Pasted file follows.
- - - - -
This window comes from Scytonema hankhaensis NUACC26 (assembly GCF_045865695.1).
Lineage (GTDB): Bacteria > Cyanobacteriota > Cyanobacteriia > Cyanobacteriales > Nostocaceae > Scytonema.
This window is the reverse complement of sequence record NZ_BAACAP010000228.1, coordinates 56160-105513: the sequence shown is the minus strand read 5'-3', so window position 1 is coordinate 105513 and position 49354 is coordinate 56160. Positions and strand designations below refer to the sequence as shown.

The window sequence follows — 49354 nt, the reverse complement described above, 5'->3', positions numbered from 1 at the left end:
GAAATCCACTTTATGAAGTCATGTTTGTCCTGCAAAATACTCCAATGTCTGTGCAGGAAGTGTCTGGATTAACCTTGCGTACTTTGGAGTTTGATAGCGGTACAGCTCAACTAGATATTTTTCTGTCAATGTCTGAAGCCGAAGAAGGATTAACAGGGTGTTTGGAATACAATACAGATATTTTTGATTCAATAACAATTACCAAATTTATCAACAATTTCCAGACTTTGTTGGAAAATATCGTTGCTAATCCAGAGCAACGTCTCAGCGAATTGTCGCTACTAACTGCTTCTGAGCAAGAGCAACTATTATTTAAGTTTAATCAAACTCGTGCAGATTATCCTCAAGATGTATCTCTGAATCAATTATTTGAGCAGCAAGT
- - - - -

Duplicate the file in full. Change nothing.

This window comes from Scytonema hankhaensis NUACC26 (assembly GCF_045865695.1).
Lineage (GTDB): Bacteria > Cyanobacteriota > Cyanobacteriia > Cyanobacteriales > Nostocaceae > Scytonema.
This window is the reverse complement of sequence record NZ_BAACAP010000228.1, coordinates 56160-105513: the sequence shown is the minus strand read 5'-3', so window position 1 is coordinate 105513 and position 49354 is coordinate 56160. Positions and strand designations below refer to the sequence as shown.

The window sequence follows — 49354 nt, the reverse complement described above, 5'->3', positions numbered from 1 at the left end:
GAAATCCACTTTATGAAGTCATGTTTGTCCTGCAAAATACTCCAATGTCTGTGCAGGAAGTGTCTGGATTAACCTTGCGTACTTTGGAGTTTGATAGCGGTACAGCTCAACTAGATATTTTTCTGTCAATGTCTGAAGCCGAAGAAGGATTAACAGGGTGTTTGGAATACAATACAGATATTTTTGATTCAATAACAATTACCAAATTTATCAACAATTTCCAGACTTTGTTGGAAAATATCGTTGCTAATCCAGAGCAACGTCTCAGCGAATTGTCGCTACTAACTGCTTCTGAGCAAGAGCAACTATTATTTAAGTTTAATCAAACTCGTGCAGATTATCCTCAAGATGTATCTCTGAATCAATTATTTGAGCAGCAAGT